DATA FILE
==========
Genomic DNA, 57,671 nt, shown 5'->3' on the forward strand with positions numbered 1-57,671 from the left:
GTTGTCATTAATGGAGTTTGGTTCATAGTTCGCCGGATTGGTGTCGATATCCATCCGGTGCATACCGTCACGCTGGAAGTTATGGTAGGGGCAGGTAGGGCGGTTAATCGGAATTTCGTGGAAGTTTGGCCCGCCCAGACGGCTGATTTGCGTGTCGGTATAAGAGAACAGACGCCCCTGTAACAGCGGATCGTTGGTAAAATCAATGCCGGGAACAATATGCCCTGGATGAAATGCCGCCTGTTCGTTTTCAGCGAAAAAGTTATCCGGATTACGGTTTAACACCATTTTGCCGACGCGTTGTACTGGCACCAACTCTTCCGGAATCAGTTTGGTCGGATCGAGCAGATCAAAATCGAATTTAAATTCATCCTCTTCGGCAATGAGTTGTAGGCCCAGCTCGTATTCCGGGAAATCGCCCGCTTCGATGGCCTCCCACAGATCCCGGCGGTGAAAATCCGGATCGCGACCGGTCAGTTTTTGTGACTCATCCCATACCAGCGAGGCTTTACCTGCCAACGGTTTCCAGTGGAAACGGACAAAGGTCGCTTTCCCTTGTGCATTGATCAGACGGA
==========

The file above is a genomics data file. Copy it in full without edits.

Genomic DNA, 57,671 nt, shown 5'->3' on the forward strand with positions numbered 1-57,671 from the left:
GTTGTCATTAATGGAGTTTGGTTCATAGTTCGCCGGATTGGTGTCGATATCCATCCGGTGCATACCGTCACGCTGGAAGTTATGGTAGGGGCAGGTAGGGCGGTTAATCGGAATTTCGTGGAAGTTTGGCCCGCCCAGACGGCTGATTTGCGTGTCGGTATAAGAGAACAGACGCCCCTGTAACAGCGGATCGTTGGTAAAATCAATGCCGGGAACAATATGCCCTGGATGAAATGCCGCCTGTTCGTTTTCAGCGAAAAAGTTATCCGGATTACGGTTTAACACCATTTTGCCGACGCGTTGTACTGGCACCAACTCTTCCGGAATCAGTTTGGTCGGATCGAGCAGATCAAAATCGAATTTAAATTCATCCTCTTCGGCAATGAGTTGTAGGCCCAGCTCGTATTCCGGGAAATCGCCCGCTTCGATGGCCTCCCACAGATCCCGGCGGTGAAAATCCGGATCGCGACCGGTCAGTTTTTGTGACTCATCCCATACCAGCGAGGCTTTACCTGCCAACGGTTTCCAGTGGAAACGGACAAAGGTCGCTTTCCCTTGTGCATTGATCAGACGGA